I received this book for free from Publisher in exchange for an honest review. Thank you!! This does not affect my opinion of the book or the content of my review.Taken by Erin Bowman
Series: Taken #1
Published by HarperTeen on April 16th, 2013
Genres: Dystopian, Science Fiction, Young Adult
There are no men in Claysoot. There are boys—but every one of them vanishes at midnight on his eighteenth birthday. The ground shakes, the wind howls, a blinding light descends…and he’s gone.
They call it the Heist.
Gray Weathersby’s eighteenth birthday is mere months away, and he’s prepared to meet his fate–until he finds a strange note from his mother and starts to question everything he’s been raised to accept: the Council leaders and their obvious secrets. The Heist itself. And what lies beyond the Wall that surrounds Claysoot–a structure that no one can cross and survive.
Climbing the Wall is suicide, but what comes after the Heist could be worse. Should he sit back and wait to be taken–or risk everything on the hope of the other side?
Taken can best be described as The Hunger Games meets The Maze Runner. I know it’s typical to compare any dystopian novel to The Hunger Games, but reading this one really gave me the same kind of vibe (maybe not so much as the first book, but the overall series for sure). Well, I obviously love The Hunger Games, yet I eventually gave up on The Maze Runner (the series). Aptly, my feelings for Taken lie somewhere in the middle.
The plot is Taken‘s saving grace. Super intriguing. And action-packed. Most of the novel consists of a pattern of action-revelations-twist. It may have been a bit much, and certain sections clearly could have used more development, however, the story really kept me on the edge of my seat, with questions I was dying to have answered.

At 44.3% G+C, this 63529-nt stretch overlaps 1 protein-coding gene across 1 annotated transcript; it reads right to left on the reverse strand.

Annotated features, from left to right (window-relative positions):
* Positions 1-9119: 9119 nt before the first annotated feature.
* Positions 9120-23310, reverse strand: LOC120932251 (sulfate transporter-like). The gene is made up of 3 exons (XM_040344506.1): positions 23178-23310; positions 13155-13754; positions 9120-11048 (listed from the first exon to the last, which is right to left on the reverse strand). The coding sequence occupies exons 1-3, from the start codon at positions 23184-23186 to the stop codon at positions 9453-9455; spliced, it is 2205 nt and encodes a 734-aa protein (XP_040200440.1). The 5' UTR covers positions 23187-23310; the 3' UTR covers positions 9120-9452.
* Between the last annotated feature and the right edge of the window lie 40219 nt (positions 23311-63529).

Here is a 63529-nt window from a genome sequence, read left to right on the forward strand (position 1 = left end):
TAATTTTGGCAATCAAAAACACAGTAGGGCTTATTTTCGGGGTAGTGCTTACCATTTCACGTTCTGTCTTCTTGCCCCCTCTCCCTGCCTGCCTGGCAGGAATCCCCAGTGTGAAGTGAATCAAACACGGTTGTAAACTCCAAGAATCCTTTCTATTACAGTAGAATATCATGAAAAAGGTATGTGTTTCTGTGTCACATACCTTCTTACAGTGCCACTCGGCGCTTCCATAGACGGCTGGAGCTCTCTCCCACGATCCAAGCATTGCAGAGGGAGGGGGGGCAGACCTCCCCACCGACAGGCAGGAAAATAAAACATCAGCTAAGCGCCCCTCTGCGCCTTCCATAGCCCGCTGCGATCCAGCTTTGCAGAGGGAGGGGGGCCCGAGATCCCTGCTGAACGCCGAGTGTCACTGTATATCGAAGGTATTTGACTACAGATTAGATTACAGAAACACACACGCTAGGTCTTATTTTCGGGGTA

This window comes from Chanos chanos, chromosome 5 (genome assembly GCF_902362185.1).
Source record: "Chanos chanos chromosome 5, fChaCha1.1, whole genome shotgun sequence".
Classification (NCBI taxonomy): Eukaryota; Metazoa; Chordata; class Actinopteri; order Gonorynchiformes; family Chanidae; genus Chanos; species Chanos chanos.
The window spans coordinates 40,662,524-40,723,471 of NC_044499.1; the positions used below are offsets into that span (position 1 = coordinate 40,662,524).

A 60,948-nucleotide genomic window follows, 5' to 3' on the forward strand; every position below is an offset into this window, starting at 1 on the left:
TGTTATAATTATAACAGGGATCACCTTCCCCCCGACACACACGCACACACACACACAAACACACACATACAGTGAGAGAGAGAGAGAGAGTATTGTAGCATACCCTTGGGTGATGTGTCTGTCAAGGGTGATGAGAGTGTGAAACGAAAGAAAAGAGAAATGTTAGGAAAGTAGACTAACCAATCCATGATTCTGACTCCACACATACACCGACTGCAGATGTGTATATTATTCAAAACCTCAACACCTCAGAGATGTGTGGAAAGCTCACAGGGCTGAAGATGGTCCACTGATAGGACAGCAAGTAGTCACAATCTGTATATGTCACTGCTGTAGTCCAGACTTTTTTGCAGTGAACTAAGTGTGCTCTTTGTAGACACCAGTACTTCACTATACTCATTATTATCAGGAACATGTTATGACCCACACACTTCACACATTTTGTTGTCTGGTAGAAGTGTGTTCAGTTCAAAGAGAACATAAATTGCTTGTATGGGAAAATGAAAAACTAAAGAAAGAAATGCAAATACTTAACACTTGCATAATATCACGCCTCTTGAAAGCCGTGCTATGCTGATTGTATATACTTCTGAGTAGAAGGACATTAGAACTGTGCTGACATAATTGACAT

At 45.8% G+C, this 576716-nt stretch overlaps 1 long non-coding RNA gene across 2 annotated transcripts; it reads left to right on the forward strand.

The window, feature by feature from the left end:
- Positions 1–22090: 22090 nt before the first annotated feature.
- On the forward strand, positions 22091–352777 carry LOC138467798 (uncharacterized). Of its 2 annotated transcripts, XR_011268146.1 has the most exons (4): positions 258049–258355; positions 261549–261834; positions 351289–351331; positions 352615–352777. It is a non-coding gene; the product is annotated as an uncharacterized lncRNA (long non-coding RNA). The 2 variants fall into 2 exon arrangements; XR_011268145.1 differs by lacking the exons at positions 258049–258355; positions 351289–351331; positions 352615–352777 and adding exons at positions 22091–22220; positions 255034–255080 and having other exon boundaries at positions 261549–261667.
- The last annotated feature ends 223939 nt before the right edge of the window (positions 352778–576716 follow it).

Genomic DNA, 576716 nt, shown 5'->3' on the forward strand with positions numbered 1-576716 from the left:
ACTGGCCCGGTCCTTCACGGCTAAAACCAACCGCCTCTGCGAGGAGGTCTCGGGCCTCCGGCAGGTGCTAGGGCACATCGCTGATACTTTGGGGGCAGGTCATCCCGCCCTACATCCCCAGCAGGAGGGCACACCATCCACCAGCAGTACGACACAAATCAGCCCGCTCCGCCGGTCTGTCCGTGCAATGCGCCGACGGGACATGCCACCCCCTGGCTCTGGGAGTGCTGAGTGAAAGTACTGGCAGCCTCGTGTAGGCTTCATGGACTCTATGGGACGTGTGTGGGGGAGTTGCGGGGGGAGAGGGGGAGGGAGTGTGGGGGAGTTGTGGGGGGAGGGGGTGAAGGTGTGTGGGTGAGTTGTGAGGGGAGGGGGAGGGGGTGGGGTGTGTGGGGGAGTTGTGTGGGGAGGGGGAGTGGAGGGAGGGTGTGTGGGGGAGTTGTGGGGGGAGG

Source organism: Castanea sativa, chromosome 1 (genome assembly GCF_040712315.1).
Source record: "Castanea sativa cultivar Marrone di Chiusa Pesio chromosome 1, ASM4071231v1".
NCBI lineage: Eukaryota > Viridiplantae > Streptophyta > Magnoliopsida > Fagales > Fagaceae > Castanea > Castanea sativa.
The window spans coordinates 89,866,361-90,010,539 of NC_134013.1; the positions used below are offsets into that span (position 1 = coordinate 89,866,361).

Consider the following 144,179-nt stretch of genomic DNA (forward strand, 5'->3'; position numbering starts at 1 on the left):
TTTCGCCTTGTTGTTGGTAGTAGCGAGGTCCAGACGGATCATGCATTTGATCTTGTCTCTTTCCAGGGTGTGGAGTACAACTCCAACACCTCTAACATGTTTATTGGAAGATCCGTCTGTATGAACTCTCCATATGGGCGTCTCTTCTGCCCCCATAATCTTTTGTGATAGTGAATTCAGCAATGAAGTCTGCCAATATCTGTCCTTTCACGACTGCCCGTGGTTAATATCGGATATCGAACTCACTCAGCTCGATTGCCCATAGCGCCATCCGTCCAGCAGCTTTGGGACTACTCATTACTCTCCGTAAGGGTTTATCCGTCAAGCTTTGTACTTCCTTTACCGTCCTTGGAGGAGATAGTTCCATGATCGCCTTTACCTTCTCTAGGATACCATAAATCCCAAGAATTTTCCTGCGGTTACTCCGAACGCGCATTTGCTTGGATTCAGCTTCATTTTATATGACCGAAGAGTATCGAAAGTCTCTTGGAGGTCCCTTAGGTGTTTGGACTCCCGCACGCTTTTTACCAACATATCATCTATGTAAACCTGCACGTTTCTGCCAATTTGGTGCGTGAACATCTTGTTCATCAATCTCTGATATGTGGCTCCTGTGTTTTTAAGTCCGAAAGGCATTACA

The world building, however, could have been improved. In fact, most of the world building is done in info dumps in these revelations sections I mentioned. I wish that was better integrated in the story. I wish it were more showing, not telling. And I wish some of it would just make sense – like, that music is banned in the dystopic society. I’m sorry, what? How does that fit into the mentality of the regime? I just don’t get it. It seems like there are a lot of banned things and rules that aren’t fully developed into a way of thinking that explains the regime. Ultimately, that’s what I hope to glean from dystopian novels. (But hey, maybe that’ll be explained in the sequels.)
So. There’s instalove. I know, you’re all *headdesk*ing right now. And let me make it even better for you guys, because I feel like there were TWO cases of instalove, which coincided so beautifully to make a love triangle. Okay, one of the angles, Bree, is less instalove-y than the other, Emma, (and thus I liked her better) but both are understandably frustrating. To make it worse, I felt like the romance was completely detracting from the story – because that interested me! Quite a lot, actually! But I kept getting reminded about how much Gray was in love with Emma. At almost every interlude. Dude. Shut up already. You’re a guy. Grow some balls. Or something.
So speaking of Gray… I don’t really get him. He’s a bit of a static main character. I can note no real character growth and also no real defining character traits. Wait, let me revise that, he’s impulsive and love sick. I guess, since it’s such a rarity, I was just expecting more from a male main character. But especially with the way he was so love sick, I just didn’t buy into him being male… I mean. Jess?
In my eyes, the story would have been way more enjoyable if (a) Gray had some balls, or (b) the story was told from Bree’s point of view. She, at least, had some spunk, and was probably my favorite character of the book.
No cliffhanger ending. At least we got that much. I really liked the way the story was tied up – it was a clear and clean arc, but still gave enough away to make me anticipate the sequel. I just want to know more about this world.